Jump to content

Period images to relieve some of the stress

Walt G

Recommended Posts

22 hours ago, MetroPetro said:


Possibly late 1924/early 1925 Buick Model 45A Using 1924 style top (Enclosed Touring) permanent top and glass curtains. Runningboard kick plates are 1923-1924 style. Looks to be balloon tires which would be 22" for 1925.



  • Like 3
Link to comment
Share on other sites

7 hours ago, twin6 said:


Did that in 2015, although of course in a modern it is a piece of cake. There were times the fog was thick enough you could not see past the front of the hood.


Fall River ridge in Colorado back in 1978 was more of a mission, especially in a 'sea level' car.



IMG_2742 resize.JPG

  • Like 1
Link to comment
Share on other sites

2 hours ago, 58L-Y8 said:

Enlarging the image of this unknown location reveals an Oakland-Pontiac dealership operating in the farther section of the brick commercial block on the right.

'20's unknown town main street a.jpg

Photo was taken on Franklin Avenue looking west between Everett and Wyckoff Avenues in Wyckoff, NJ.

All buildings in photo still stand today.  Building to right over the years housed a cafe, Township police station, public library, various restaurants, etc.  It suffered a major fire in the 90s but was rebuilt. Where the gas pumps are was Wyckoff Ford, set back from the street. That too burned in the fire and was also rebuilt. Brick building on corner was an A&P grocery store when photo was taken. Later on it was cheese shop, bakery, wine shop, and physical therapy. Building on far left is the historic Brownstone Inn, a tavern that is no longer in business. 

Out of view to left was/is a row of stores. The photographer was standing on the apron of a Shell gasoline station which was torn down in the late 80s. East from Shell was a general store where I worked. 




Edited by MetroPetro (see edit history)
  • Like 2
  • Thanks 3
Link to comment
Share on other sites

Thanks to all who keep looking here at the photos and supplying new /old ones for us to view. To AACA for continuing to keeping this thread alive and we have reached yet another Milestone - now over 700,000 views. And as I have mentioned I thought this would fade after about 3 months due to lack of interest . It speaks volumes as to how a lot of us really enjoy period material that for the most part took place before we existed.


  • Like 5
  • Thanks 3
Link to comment
Share on other sites

A photo captioned Dingmans Ferry, PA, Oct 4, 1914. 


That looks to be a circa 1913-14 American Underslung on the left. That is a brand new 1915 Oakland Model 37 roadster on the right.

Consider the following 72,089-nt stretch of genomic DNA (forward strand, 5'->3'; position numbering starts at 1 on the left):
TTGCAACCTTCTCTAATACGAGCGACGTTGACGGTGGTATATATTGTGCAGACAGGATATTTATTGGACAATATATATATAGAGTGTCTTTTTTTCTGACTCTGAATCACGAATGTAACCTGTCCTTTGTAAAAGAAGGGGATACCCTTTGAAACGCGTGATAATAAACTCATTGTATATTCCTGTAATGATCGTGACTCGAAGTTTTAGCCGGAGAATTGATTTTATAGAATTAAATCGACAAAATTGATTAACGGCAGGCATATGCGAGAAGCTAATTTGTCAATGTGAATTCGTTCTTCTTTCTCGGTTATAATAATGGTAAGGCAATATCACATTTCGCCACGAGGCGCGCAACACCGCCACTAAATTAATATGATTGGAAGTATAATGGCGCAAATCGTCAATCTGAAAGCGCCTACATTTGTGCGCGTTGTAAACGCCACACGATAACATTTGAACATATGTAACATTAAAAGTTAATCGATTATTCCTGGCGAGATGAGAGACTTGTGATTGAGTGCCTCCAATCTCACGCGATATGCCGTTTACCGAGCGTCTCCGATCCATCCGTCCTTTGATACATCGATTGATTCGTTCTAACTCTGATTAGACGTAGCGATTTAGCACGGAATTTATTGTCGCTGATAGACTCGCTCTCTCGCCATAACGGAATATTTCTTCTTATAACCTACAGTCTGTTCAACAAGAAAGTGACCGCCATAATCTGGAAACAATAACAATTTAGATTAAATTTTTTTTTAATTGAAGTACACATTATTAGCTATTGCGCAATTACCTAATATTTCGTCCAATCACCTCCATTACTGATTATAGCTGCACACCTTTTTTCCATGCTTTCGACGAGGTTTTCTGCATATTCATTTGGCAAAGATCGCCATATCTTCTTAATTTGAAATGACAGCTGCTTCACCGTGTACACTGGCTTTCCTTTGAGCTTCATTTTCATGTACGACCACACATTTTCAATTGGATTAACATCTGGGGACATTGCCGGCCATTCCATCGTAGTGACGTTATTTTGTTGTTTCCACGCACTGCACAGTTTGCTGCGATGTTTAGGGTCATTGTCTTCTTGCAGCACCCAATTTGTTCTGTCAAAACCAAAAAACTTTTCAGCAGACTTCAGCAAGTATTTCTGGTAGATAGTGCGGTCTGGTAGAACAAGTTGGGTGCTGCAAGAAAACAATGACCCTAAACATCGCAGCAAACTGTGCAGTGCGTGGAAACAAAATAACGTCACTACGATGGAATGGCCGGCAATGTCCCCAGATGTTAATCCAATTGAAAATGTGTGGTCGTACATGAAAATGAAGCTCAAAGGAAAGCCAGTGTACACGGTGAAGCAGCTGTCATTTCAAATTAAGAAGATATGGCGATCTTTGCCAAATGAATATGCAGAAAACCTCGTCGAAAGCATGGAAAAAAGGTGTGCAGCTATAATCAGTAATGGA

In the centre might be a 1913 Haynes Model 22.


Photo as first seen and a tidied version.


Alos a link to some Haynes advertising material - American Automobile Advertising published by Haynes-Apperson in 1913 (uniquecarsandparts.com.au)


I have added a photo of a 1913 Haynes Model 23 (the bigger six) which led me to thinking the centre in the photo car might be a Haynes.



dingmans ferry.jpg

dingmans ferry copy.jpg

dingmans ferry copy crop.jpg

13 Haynes Model 23 50hp 0723.jpg

  • Like 6
Link to comment
Share on other sites

Sturt St, Ballarat, Victoria, Australia, probably in the late 1930s.


The small English car at lower right is not yet identified. It looks to be a GMC tanker truck next to it.  Many of the American cars are likely to have locally produced bodies.



Ballarat a.jpg

Ballarat crop l.jpg

Ballarat crop r.jpg


A recent view from street level. Some of the same buildings visible.



Web capture_29-10-2023_11400_www.google.com.jpeg

  • Like 4
  • Thanks 1
Link to comment
Share on other sites

On 10/27/2023 at 9:45 AM, 58L-Y8 said:

Here a better look at that big six Haynes:

'13 Haynes Model 23 50hp.jpg




The photo of the Haynes was taken on the IAMA (Indiana Automobile Manufacturers Association) Tour in 1913: 


"Twenty Indiana-built cars and trucks plus almost 100 people gathered around the south side of University Park for the departure of Indiana Automobile Manufacturers’ Association Indiana-Pacific Tour on July 1, 1913.  At that time, the IAMA Tour was one of the largest transcontinental tours attempted in the United States.  Planning for this 3,600 mile trek took over eight months to coordinate all the logistics for the 20 vehicle caravan from Indianapolis to Los Angeles."



  • Like 4
  • Thanks 2
Link to comment
Share on other sites

Create an account or sign in to comment

You need to be a member in order to leave a comment

Create an account

Sign up for a new account in our community. It's easy!

Register a new account

Sign in

Already have an account? Sign in here.

Sign In Now
  • Create New...